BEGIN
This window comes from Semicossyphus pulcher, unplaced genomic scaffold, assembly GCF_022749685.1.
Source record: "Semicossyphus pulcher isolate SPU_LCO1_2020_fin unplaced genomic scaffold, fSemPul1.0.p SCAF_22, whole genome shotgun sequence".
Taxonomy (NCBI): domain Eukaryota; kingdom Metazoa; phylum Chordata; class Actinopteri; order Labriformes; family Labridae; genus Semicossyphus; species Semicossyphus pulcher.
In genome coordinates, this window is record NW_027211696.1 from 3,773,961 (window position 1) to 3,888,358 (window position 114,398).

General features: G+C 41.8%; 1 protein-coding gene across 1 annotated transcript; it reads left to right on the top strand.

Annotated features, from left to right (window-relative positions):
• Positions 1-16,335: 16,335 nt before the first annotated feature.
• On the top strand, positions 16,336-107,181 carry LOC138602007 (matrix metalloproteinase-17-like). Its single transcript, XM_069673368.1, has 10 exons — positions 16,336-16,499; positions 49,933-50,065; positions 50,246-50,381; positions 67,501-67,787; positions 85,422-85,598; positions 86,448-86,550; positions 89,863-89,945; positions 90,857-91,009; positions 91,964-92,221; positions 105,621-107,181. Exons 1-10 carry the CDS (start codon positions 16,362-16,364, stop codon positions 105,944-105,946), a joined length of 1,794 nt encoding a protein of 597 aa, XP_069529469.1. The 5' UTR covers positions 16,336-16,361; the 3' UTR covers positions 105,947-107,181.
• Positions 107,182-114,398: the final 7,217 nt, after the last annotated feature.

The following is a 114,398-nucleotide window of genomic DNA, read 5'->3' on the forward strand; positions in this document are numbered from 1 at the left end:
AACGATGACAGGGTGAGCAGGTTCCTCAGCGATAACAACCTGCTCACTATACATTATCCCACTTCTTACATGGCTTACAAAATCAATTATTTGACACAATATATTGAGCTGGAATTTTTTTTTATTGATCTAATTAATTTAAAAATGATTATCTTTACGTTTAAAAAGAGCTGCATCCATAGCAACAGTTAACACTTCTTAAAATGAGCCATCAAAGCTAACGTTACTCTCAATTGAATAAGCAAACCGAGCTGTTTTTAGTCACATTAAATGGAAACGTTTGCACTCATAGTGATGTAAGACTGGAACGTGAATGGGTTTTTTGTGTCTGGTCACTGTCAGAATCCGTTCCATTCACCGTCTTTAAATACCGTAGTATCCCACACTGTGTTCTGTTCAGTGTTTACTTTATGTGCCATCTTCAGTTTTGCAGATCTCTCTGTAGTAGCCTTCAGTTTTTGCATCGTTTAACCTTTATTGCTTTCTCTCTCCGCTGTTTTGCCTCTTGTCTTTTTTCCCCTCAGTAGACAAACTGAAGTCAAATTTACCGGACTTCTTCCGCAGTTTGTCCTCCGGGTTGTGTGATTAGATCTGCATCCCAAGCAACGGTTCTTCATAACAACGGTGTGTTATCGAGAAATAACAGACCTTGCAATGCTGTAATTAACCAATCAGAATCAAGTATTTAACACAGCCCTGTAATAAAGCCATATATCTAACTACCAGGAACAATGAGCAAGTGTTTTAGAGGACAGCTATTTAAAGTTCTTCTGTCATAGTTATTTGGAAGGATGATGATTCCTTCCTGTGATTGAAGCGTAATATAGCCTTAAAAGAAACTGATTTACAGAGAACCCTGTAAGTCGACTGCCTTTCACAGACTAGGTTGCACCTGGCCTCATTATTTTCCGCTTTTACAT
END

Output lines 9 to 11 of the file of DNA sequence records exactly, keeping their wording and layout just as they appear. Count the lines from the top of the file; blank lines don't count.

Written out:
• Positions 107,182-114,398: the final 7,217 nt, after the last annotated feature.

The following is a 114,398-nucleotide window of genomic DNA, read 5'->3' on the forward strand; positions in this document are numbered from 1 at the left end:
AACGATGACAGGGTGAGCAGGTTCCTCAGCGATAACAACCTGCTCACTATACATTATCCCACTTCTTACATGGCTTACAAAATCAATTATTTGACACAATATATTGAGCTGGAATTTTTTTTTATTGATCTAATTAATTTAAAAATGATTATCTTTACGTTTAAAAAGAGCTGCATCCATAGCAACAGTTAACACTTCTTAAAATGAGCCATCAAAGCTAACGTTACTCTCAATTGAATAAGCAAACCGAGCTGTTTTTAGTCACATTAAATGGAAACGTTTGCACTCATAGTGATGTAAGACTGGAACGTGAATGGGTTTTTTGTGTCTGGTCACTGTCAGAATCCGTTCCATTCACCGTCTTTAAATACCGTAGTATCCCACACTGTGTTCTGTTCAGTGTTTACTTTATGTGCCATCTTCAGTTTTGCAGATCTCTCTGTAGTAGCCTTCAGTTTTTGCATCGTTTAACCTTTATTGCTTTCTCTCTCCGCTGTTTTGCCTCTTGTCTTTTTTCCCCTCAGTAGACAAACTGAAGTCAAATTTACCGGACTTCTTCCGCAGTTTGTCCTCCGGGTTGTGTGATTAGATCTGCATCCCAAGCAACGGTTCTTCATAACAACGGTGTGTTATCGAGAAATAACAGACCTTGCAATGCTGTAATTAACCAATCAGAATCAAGTATTTAACACAGCCCTGTAATAAAGCCATATATCTAACTACCAGGAACAATGAGCAAGTGTTTTAGAGGACAGCTATTTAAAGTTCTTCTGTCATAGTTATTTGGAAGGATGATGATTCCTTCCTGTGATTGAAGCGTAATATAGCCTTAAAAGAAACTGATTTACAGAGAACCCTGTAAGTCGACTGCCTTTCACAGACTAGGTTGCACCTGGCCTCATTATTTTCCGCTTTTACAT